Digital signatures establish one-way relationships between certificates, and best of all, hackers cannot imitate digital signatures without full access to the certificates which created them.

Example chain of trust using signed certificates

Thankfully there are a few options as far as obtaining signed certificates.

The first option is the traditional route: buying into a trusted certificate authority. These certificate authorities are trusted by default on most computers worldwide and work with you in order to set up your infrastructure. Trusted certificate authorities such as Digicert provide signatures for TLS certificates as long as you provide your name, address, organization name, web address, a few other pieces of information… and a boatload of money. Currently, Digicert charges $140/year for signed certificates. While any established organization can certainly swing this expense, and should certainly pay for the service, small businesses and Grandma’s Gift Shop are left to suffer.

Alternatively, get down with the free software hippie within you and visit letsencrypt.org. Let’s Encrypt provides free signed certificates that are trusted by almost all modern web browsers and operating systems. While the process needed to obtain certificates from Let’s Encrypt is technically complicated, it is well worth the work. Not only will you be able to establish secure, trusted connections with your customers, but you’ll also learn quite a bit about public key infrastructure (PKI) along the way.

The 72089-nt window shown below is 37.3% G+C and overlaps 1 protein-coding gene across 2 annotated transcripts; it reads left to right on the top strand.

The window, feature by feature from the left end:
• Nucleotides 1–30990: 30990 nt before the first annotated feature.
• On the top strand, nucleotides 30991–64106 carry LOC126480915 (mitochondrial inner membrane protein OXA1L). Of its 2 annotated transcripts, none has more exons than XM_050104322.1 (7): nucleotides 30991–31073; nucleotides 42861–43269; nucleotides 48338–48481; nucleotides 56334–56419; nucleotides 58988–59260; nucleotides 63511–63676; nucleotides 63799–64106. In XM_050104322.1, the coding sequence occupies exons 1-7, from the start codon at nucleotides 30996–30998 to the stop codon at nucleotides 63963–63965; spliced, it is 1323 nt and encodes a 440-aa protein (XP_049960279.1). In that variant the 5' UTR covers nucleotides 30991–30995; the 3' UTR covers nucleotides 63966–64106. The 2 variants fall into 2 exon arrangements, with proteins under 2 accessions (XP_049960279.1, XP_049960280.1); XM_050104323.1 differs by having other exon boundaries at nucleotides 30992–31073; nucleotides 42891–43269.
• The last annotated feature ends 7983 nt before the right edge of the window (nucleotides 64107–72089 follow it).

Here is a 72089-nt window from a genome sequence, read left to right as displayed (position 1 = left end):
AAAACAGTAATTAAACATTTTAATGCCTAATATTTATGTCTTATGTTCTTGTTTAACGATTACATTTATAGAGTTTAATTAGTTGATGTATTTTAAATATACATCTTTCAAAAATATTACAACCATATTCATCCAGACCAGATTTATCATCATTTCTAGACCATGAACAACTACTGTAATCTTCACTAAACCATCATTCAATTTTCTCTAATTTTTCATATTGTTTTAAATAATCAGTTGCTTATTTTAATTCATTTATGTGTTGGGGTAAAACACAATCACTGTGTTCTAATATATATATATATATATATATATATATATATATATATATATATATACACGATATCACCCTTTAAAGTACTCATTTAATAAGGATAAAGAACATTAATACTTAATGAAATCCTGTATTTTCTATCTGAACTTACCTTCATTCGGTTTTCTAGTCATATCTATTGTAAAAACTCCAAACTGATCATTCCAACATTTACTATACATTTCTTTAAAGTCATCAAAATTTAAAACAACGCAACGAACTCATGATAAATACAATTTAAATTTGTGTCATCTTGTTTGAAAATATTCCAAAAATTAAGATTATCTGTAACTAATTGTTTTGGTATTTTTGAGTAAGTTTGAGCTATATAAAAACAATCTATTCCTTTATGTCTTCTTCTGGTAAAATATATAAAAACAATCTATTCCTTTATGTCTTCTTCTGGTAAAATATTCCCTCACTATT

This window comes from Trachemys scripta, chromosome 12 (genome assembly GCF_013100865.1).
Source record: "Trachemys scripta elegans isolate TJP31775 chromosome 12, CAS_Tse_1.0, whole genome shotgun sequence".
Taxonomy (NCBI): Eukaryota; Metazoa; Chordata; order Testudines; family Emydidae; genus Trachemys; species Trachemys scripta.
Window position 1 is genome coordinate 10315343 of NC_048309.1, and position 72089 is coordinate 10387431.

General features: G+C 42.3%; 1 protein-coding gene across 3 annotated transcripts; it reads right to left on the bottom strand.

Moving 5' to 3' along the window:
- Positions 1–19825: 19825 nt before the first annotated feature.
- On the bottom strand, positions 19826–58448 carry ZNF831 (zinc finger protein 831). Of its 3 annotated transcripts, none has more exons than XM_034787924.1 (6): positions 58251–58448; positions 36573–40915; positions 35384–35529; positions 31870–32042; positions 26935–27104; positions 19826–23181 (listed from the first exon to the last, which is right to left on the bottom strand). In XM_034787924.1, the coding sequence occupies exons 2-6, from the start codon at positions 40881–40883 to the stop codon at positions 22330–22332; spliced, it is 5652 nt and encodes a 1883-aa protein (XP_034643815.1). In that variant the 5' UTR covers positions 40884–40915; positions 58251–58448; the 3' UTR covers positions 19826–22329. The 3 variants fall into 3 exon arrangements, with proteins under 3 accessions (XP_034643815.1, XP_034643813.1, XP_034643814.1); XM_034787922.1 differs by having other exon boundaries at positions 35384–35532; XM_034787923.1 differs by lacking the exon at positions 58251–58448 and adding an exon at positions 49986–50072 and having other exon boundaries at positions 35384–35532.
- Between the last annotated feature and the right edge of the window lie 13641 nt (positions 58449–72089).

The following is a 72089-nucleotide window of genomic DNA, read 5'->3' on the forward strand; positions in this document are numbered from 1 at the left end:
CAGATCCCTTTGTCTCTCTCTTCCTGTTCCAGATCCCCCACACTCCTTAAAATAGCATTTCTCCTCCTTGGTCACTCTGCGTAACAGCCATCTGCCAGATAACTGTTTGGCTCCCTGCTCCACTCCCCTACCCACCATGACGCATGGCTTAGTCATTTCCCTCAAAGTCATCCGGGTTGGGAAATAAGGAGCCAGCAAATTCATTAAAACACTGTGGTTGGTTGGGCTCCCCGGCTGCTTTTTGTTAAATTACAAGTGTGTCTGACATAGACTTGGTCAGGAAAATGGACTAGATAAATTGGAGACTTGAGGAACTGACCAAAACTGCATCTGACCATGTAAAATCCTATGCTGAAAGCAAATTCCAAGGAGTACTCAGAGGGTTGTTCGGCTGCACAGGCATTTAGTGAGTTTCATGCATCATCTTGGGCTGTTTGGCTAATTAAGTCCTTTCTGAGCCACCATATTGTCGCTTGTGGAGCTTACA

When it comes to internal services, a few years ago I would have recommended setting up a self-signed root certificate for your small business or home network. From there, you could sign the certificates deployed on your servers. This setup offers protection from Man-in-the-Middle attacks so long as your would-be hacker could not access your internal root certificate. However, with the introduction of Let’s Encrypt, there is no reason to sign your own root certificate today.

Yet, there is one major exception when it comes to internal services.  In order to obtain a signed certificate from Let’s Encrypt or most other certificate authorities, you must have an online web presence. (DNS plays a critical role in verifying your online identity).

While signed certificates are well within the grasp of most IT professionals, self-signed certificates continue to be used in offices across the world. But why? Largely two reasons: money and time. Now, with the recent advent of Let’s Encrypt, the list has shortened to time and time alone. As IT industry professionals, we owe it to ourselves, as well as our users, to set aside the time to learn about public key infrastructure and implement it securely across the board.

Yet, we should not only make an effort to learn about PKI, but we also need to continually teach newcomers about PKI as well. Now it’s time for you to do your part. Educate your co-workers, users, friends, and family. Take the time to email Grandma’s Gift Shop. Help educate them about public key infrastructure, set them up with a signed certificate, and build that chain of trust. Only then can you can safely order your warm, comfy – and secure – slippers.